If you are a regular on my blog then you probably know how much I can’t stand the BMI and how Black women are supposed to be judged using it in regards to body fat. I posted a piece just last week called, Exercise benefits black girls less than whites, study shows, which pretty much showed us getting the short end of the stick (yet again) in a study.
I share my posts in groups I’m in on Facebook and in one of the groups we had a very spirited debate about Black women and obesity and the usage of the BMI on our bodies. I, along with another group members, feel the BMI is not geared towards Black women, or even to a lot of women. We had two other women who completely disagreed with us and felt the BMI was a true indicator for all women.
Needless to say, neither side saw eye to eye and we left with the nagging issue of who is right? Well, I have two resources to gain some much needed insight. First of all I have to admit that the first quote discussing an article in Essence is one that I have not PERSONALLY read so I am merely giving second-hand info.
“As I was reading the November issue of Essence, I came across an article entitled, “The Other Big O.” An article discussing the problem of obesity (specifically black women, but this applies to all non-Caucasian men and women) and BMI. The main point of this article was that: “BMI was developed to define obesity, primarily based on Caucasian populations because at that time we didn’t have good data on racial and ethnic minorities” – John Foreyt, Ph.D.” http://misslady2012.lovelyish.com/
“The body mass index (BMI) formula uses height and weight to determine a person’s amount of body fat. BMI classifies persons in four different weight ranges: underweight, normal, overweight and obese. While BMI is a fast and easy way to assess body fat content, its limitations question the effectiveness and appropriateness of using BMI as a true measurement of body fat. The American Council on Exercise recommends assessing BMI in conjunction with other body composition assessments to guarantee accuracy.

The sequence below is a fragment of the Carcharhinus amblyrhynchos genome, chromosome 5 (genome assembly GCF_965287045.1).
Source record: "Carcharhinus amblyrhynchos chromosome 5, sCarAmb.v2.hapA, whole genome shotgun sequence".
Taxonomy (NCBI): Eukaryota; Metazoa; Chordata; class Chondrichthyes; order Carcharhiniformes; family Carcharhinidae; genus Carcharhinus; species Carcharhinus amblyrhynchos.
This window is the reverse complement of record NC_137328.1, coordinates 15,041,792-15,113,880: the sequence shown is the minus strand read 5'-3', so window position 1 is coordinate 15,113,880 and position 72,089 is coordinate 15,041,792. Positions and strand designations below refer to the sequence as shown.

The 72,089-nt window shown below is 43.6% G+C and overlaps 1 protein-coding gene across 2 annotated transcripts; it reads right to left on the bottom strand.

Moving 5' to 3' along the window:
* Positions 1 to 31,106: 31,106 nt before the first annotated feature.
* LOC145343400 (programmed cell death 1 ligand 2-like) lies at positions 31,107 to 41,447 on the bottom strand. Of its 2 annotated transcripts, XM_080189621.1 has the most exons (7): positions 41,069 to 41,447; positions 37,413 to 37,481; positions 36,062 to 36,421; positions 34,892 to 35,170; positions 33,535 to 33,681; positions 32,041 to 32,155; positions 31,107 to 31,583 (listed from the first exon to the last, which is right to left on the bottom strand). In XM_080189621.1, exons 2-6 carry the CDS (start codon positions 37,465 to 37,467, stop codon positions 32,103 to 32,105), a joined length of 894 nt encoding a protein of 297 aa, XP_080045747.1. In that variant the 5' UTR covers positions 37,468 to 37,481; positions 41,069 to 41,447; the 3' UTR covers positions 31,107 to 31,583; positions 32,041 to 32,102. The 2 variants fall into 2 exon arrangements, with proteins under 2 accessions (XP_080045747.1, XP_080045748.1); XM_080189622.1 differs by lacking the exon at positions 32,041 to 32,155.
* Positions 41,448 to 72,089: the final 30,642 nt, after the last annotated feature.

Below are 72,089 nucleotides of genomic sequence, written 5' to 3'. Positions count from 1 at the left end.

Not a Direct Measurement of Fat
Like I said above, I’m not sure about the Essence Magazine mention, but stating the BMI was created with only Caucasians in mind is believable. I also find the discussion in Livestrong to be valid and with all that in mind many people may be falling short or in relation to the subject, obese…
So, what does this all mean????? To me and to many other people, especially women, we are being called fat or overweight when we may not necessarily BE overweight. Should there be an overhaul and revamping of the BMI? I think so or at least create ones that takes other body types into consideration…but really there is no one asking me for my advice so don’t expect that to come about anytime soon.
I’d love to know how you feel about the BMI or just read the Livestrong article completely and tell me what you think. I’m not looking for excuses or trying to say there aren’t Black women who are obese. I’m not saying we have bigger bones or are naturally thick. I’m just saying I have a REAL problem with the BMI being an accurate indicator for body fat for Black women, women of color or even for ALL women.
Let’s discuss that darned BMI Naturals,